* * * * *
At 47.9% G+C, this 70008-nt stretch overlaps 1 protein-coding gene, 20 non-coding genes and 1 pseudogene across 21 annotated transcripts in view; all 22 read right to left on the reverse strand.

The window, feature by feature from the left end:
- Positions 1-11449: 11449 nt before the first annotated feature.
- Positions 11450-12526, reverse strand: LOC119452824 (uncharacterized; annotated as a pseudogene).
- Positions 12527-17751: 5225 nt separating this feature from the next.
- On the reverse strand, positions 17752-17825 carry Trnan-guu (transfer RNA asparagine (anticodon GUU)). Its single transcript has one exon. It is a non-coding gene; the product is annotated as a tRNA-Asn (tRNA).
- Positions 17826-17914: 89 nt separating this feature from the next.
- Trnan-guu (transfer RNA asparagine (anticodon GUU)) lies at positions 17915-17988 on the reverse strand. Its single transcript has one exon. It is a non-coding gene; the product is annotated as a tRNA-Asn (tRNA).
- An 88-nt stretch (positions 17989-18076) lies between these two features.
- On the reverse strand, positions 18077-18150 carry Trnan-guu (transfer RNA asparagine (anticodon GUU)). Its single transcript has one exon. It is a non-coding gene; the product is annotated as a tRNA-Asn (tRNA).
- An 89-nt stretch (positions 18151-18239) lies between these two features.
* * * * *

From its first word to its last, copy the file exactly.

At 47.9% G+C, this 70008-nt stretch overlaps 1 protein-coding gene, 20 non-coding genes and 1 pseudogene across 21 annotated transcripts in view; all 22 read right to left on the reverse strand.

The window, feature by feature from the left end:
- Positions 1-11449: 11449 nt before the first annotated feature.
- Positions 11450-12526, reverse strand: LOC119452824 (uncharacterized; annotated as a pseudogene).
- Positions 12527-17751: 5225 nt separating this feature from the next.
- On the reverse strand, positions 17752-17825 carry Trnan-guu (transfer RNA asparagine (anticodon GUU)). Its single transcript has one exon. It is a non-coding gene; the product is annotated as a tRNA-Asn (tRNA).
- Positions 17826-17914: 89 nt separating this feature from the next.
- Trnan-guu (transfer RNA asparagine (anticodon GUU)) lies at positions 17915-17988 on the reverse strand. Its single transcript has one exon. It is a non-coding gene; the product is annotated as a tRNA-Asn (tRNA).
- An 88-nt stretch (positions 17989-18076) lies between these two features.
- On the reverse strand, positions 18077-18150 carry Trnan-guu (transfer RNA asparagine (anticodon GUU)). Its single transcript has one exon. It is a non-coding gene; the product is annotated as a tRNA-Asn (tRNA).
- An 89-nt stretch (positions 18151-18239) lies between these two features.